Stuck in an endless loop of corruption and violence
Last week was not a good one for those of us involved in academia or academic administration. We hit the press for all the wrong reasons.
We saw helmet-wearing, stick-wielding students of Dhaka University swooping on their opponents as the advanced-guard infantry who fought to retain their campus territory. One would have thought that, after the recent Dhaka College fiasco, sanity would prevail and the ruling party's student wing would not engage in activities that could further smear its party's reputation before the upcoming national election. I have no way of knowing whether these students act on divine instructions or on their own volition, but it seems some student leaders are interested in scoring personal political mileage by strangling the voice of their opponents. Thanks to their over-enthusiastic intervention, an otherwise insignificant rally became national news.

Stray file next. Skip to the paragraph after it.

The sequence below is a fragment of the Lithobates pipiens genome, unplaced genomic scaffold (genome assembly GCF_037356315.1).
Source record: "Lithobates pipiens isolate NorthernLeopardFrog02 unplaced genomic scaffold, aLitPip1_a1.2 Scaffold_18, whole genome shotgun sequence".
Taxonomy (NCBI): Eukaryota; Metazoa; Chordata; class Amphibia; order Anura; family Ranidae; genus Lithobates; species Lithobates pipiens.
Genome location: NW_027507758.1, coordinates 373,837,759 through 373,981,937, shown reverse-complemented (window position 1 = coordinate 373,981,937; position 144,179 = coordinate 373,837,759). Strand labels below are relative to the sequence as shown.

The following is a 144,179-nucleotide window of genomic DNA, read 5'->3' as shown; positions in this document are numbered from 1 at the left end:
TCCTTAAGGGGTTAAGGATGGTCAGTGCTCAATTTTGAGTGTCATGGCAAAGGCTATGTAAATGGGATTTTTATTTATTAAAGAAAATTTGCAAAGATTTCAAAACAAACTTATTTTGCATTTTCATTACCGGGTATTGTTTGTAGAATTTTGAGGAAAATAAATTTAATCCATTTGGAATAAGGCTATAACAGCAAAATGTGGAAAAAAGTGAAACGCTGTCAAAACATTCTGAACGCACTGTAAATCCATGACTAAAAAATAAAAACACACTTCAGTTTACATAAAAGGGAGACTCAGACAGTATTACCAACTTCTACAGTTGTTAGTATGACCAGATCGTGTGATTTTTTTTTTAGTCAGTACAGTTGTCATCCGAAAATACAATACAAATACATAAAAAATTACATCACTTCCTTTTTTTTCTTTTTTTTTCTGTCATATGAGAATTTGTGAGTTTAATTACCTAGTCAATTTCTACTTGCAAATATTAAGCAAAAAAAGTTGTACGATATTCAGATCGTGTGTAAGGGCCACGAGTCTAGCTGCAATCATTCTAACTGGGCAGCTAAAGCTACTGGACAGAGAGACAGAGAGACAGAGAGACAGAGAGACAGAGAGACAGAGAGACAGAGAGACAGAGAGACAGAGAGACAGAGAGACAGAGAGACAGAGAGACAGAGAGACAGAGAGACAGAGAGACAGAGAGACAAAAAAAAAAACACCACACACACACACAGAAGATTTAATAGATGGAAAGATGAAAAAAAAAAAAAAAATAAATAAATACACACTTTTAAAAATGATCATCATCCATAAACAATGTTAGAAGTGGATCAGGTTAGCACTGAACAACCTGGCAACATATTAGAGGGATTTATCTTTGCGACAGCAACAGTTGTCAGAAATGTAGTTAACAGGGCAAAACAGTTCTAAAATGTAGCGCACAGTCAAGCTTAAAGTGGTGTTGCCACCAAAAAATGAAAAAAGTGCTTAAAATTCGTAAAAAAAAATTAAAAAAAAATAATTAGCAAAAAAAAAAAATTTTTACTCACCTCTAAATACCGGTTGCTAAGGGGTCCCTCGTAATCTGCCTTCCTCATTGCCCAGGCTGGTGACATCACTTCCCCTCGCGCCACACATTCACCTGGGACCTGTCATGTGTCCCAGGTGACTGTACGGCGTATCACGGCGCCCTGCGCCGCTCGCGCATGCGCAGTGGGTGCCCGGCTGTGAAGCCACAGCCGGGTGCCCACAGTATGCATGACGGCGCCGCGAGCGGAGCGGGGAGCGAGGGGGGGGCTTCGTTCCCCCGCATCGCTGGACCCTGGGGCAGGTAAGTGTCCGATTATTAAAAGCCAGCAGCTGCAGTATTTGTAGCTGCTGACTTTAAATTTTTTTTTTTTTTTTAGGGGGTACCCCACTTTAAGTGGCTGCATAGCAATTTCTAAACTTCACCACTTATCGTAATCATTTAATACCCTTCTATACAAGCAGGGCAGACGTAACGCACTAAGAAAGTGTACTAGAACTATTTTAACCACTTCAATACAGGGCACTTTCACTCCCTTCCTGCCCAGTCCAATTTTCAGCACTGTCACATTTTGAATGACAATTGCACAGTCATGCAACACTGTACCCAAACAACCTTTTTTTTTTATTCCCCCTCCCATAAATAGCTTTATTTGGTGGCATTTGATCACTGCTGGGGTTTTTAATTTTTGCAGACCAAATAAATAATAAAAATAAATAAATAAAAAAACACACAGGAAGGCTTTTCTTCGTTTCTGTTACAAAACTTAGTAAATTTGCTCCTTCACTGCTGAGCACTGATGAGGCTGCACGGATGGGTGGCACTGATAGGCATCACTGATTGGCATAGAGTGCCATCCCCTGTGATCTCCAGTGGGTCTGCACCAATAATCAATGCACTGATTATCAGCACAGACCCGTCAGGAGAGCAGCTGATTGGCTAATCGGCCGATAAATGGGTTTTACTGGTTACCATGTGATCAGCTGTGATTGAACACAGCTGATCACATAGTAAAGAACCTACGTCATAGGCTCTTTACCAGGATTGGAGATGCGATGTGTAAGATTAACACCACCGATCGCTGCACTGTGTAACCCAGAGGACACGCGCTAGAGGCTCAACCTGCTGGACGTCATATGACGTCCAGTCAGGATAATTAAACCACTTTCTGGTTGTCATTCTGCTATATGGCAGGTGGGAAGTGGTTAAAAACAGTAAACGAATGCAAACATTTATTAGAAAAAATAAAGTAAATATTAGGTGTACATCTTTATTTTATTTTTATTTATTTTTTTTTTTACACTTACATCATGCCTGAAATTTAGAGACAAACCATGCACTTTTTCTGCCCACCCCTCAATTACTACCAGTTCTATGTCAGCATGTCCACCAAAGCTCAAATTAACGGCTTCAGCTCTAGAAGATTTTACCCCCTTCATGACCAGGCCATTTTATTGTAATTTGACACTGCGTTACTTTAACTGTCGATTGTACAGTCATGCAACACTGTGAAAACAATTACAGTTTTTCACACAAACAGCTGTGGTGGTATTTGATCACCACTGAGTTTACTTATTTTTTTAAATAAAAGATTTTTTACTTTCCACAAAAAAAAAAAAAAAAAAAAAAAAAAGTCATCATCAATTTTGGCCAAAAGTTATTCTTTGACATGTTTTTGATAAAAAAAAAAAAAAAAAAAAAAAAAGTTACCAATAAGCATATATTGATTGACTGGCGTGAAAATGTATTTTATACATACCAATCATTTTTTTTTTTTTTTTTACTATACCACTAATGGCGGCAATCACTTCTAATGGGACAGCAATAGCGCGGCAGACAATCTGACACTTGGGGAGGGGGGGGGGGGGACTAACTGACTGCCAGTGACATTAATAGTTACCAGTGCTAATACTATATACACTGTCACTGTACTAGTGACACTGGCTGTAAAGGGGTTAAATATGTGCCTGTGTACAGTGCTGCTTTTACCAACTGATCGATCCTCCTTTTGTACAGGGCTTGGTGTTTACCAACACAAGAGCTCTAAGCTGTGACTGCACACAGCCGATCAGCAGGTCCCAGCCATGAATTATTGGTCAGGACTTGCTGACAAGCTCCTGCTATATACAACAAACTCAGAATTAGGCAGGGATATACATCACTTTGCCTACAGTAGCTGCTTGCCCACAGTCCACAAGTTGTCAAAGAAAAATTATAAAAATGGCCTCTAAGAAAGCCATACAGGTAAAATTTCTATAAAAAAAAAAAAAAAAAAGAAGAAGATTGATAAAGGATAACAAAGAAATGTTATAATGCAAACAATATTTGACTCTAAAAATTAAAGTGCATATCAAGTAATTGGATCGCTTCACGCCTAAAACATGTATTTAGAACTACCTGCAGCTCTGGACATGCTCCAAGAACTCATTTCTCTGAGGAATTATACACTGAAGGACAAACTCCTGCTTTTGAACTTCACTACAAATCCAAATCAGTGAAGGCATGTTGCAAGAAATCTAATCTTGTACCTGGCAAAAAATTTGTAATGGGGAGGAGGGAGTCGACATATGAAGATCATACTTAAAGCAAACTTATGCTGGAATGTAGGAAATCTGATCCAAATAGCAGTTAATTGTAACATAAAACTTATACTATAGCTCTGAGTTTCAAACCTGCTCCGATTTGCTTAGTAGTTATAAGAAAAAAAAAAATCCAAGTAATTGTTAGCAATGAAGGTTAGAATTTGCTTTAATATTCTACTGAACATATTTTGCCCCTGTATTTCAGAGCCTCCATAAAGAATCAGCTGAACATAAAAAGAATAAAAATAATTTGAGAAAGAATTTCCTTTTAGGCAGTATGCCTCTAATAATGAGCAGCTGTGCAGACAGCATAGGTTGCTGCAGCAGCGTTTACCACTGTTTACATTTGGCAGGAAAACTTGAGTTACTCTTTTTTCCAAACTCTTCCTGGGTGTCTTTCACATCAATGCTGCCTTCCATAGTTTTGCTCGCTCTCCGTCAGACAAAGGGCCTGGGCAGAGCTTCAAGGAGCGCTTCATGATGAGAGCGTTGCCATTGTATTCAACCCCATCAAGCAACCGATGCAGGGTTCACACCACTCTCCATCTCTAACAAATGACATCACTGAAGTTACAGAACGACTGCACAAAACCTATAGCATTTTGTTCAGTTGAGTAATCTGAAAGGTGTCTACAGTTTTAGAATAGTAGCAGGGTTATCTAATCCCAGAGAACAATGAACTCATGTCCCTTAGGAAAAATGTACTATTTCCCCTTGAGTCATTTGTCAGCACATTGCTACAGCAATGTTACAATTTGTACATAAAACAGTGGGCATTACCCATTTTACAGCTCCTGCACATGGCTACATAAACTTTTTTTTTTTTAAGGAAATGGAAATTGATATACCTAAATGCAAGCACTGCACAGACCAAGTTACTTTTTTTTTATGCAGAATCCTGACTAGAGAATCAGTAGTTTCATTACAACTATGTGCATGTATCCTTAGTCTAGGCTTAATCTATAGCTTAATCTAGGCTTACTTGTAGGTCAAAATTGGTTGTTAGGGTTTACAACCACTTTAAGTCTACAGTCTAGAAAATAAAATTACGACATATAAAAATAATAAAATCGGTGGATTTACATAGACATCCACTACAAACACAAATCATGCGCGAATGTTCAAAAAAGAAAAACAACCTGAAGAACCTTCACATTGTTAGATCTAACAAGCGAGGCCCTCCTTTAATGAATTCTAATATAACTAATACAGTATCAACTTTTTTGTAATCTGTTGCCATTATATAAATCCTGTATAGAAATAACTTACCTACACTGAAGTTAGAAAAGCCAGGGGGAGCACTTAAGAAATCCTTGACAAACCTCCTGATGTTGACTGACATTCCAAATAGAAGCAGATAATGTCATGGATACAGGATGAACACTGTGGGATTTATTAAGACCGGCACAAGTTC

Their action made me reflect on the wise words of the cricketer-turned-politician Mashrafe Mortaza, who pleaded with the party men of his constituency not to unwittingly give in to the wills of the central leaders to "size up" random people. He told them to think twice—e.g. "What is it in for me? Who will face the consequence? Who will feed my family or foot my bills if I go to jail?"—before indulging in violence at the whim of some leaders with remote control.
Last week, we saw police nabbing a member of the board of trustees of a university, who was trying to disgracefully dodge a court order. Four members of the Board of Trustees of North South University (NSU) were sent to jail in a case filed by the Anti-Corruption Commission (ACC) for pilfering Tk 303.82 crore. Their dark infatuation with luxury cars, insistence on an obscene amount of meeting allowances, embezzling funds through the purchase of university land, and corruption in admission have recently come to light.